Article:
The acting attorney general has decided not to recuse himself from the special counsel investigation, and President Trump’s attorney general nominee wrote a memo critical of the inquiry this spring.
WASHINGTON — Matthew G. Whitaker, who was installed last month as acting attorney general by President Trump, has cleared himself to supervise the special counsel’s investigation, rejecting the recommendation of career Justice Department ethics specialists that he recuse himself, a senior department official said on Thursday.
The development came soon after the disclosure that the president’s nominee for attorney general, William P. Barr, had written a memo this spring in which he strongly criticized one of the main lines of inquiry by the special counsel, Robert S. Mueller III — whether Mr. Trump had committed obstruction of justice. Disclosure of the memo raised questions about whether Mr. Barr would order Mr. Mueller to shut down that component of the inquiry if the Senate confirmed him.
Together, the developments underscored the potential threats to Mr. Mueller’s ability to complete his work without interference at a time when his inquiry appears to be drawing closer to the White House and the president’s most trusted associates.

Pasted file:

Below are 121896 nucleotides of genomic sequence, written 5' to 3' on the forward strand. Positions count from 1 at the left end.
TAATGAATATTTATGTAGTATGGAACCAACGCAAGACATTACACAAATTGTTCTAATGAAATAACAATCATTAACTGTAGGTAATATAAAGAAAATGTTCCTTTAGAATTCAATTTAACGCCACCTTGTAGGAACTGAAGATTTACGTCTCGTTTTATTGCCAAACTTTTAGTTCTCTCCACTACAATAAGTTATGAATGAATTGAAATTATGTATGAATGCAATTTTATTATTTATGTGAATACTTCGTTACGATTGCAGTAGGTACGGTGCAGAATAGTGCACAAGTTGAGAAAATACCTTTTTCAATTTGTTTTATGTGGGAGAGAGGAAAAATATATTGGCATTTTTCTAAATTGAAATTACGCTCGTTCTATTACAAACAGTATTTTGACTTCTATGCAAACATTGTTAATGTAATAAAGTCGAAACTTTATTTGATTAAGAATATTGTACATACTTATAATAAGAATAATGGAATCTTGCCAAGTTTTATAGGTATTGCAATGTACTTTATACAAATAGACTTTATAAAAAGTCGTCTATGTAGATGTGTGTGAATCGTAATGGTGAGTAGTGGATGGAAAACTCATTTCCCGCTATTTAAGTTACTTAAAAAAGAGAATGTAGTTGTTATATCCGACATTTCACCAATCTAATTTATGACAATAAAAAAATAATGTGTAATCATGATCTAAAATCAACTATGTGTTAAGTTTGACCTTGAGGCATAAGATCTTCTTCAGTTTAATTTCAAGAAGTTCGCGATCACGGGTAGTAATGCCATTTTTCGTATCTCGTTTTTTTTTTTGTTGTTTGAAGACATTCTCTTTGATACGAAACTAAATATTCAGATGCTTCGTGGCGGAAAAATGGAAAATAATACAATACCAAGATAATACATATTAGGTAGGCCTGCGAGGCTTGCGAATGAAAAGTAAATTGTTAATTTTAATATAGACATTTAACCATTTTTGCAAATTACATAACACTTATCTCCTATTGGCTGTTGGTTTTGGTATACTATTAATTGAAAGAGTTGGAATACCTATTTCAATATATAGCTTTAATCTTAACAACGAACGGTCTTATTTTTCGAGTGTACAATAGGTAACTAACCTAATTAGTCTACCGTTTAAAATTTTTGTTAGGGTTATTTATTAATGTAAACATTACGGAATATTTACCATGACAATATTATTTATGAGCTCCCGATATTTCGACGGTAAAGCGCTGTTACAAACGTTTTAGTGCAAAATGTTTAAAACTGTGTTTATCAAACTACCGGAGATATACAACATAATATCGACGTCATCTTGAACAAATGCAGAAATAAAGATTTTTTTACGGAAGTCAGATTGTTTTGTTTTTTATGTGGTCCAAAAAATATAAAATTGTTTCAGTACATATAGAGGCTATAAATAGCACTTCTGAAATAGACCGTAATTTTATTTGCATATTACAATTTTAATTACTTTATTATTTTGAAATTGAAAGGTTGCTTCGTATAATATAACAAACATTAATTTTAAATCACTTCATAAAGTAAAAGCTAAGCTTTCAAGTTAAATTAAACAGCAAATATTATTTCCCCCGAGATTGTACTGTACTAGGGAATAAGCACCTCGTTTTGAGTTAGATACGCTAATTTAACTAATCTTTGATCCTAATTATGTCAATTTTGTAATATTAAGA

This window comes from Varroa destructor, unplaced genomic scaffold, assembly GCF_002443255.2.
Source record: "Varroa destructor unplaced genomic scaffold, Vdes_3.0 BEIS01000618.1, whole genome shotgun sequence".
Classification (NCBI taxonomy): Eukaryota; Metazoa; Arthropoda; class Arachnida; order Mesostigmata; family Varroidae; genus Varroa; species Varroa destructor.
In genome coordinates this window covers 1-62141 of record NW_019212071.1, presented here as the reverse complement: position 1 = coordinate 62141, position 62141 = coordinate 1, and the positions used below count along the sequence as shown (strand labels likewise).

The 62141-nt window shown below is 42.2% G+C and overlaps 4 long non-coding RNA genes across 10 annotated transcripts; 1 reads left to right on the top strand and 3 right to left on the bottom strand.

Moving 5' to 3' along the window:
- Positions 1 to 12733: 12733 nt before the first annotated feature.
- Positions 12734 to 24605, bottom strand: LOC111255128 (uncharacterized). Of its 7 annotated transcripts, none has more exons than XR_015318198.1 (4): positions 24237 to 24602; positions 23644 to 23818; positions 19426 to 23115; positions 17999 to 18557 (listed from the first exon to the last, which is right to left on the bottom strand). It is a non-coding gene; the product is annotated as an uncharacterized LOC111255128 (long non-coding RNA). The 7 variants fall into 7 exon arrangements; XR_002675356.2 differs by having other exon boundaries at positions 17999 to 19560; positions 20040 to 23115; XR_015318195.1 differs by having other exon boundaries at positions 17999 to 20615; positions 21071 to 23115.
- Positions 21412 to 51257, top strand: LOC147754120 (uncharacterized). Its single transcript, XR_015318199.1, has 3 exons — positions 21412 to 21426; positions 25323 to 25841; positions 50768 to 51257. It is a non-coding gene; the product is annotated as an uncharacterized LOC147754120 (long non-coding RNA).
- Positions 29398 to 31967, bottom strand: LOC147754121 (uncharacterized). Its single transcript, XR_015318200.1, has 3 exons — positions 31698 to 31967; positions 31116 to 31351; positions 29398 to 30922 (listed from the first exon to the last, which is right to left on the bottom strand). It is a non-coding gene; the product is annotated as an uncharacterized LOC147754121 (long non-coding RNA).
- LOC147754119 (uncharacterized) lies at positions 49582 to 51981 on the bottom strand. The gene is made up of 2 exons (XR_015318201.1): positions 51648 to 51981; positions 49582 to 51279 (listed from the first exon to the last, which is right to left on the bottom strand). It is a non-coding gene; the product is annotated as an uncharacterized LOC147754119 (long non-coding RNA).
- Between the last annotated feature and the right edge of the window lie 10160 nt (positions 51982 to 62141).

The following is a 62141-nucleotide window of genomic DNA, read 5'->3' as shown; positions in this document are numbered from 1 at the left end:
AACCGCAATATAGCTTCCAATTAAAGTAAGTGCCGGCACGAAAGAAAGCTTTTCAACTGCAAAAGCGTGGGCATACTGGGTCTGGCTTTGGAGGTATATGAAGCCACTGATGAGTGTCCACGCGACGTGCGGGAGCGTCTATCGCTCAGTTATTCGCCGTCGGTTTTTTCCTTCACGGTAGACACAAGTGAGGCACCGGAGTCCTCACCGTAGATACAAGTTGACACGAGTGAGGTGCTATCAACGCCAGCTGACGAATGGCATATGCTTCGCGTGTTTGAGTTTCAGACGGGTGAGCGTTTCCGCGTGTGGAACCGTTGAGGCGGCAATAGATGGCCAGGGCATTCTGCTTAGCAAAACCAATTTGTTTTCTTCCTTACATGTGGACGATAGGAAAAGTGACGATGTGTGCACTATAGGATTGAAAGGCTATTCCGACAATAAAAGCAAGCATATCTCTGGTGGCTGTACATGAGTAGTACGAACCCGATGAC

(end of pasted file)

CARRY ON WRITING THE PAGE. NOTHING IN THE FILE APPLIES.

“It’s becoming pretty clear that the president is basing his choices for leadership at the Justice Department on candidates’ criticism of the Mueller investigation,” Senator Mark Warner of Virginia, the top Democrat on the Senate Intelligence Committee, wrote on Twitter. “We can all see what’s happening here. It’s past time for Congress to pass bipartisan legislation protecting the special counsel’s investigation from political interference,” he said.
Both developments trace back to Mr. Trump’s decision, a day after the midterm elections in which Democrats won control of the House last month, to oust Attorney General Jeff Sessions. Enraging Mr. Trump, Mr. Sessions had recused himself from overseeing investigations related to the 2016 election on the advice of department ethics officials because of his ties to the Trump campaign.
Mr. Sessions’s recusal left the deputy attorney general, Rod J. Rosenstein, in the role of acting attorney general for the investigation into whether the Trump campaign conspired with Russia in its election-interference operation, and whether Mr. Trump later obstructed justice.
After firing Mr. Sessions, Mr. Trump named Mr. Whitaker — whom the White House had earlier imposed on Mr. Sessions as his chief of staff — the acting attorney general until the Senate confirms a successor. He then nominated Mr. Barr, who had served as attorney general under President George Bush, for the position. Contiue reading: A Memo and a Recusal Decision Underscore Potential Threats to the Mueller Inquiry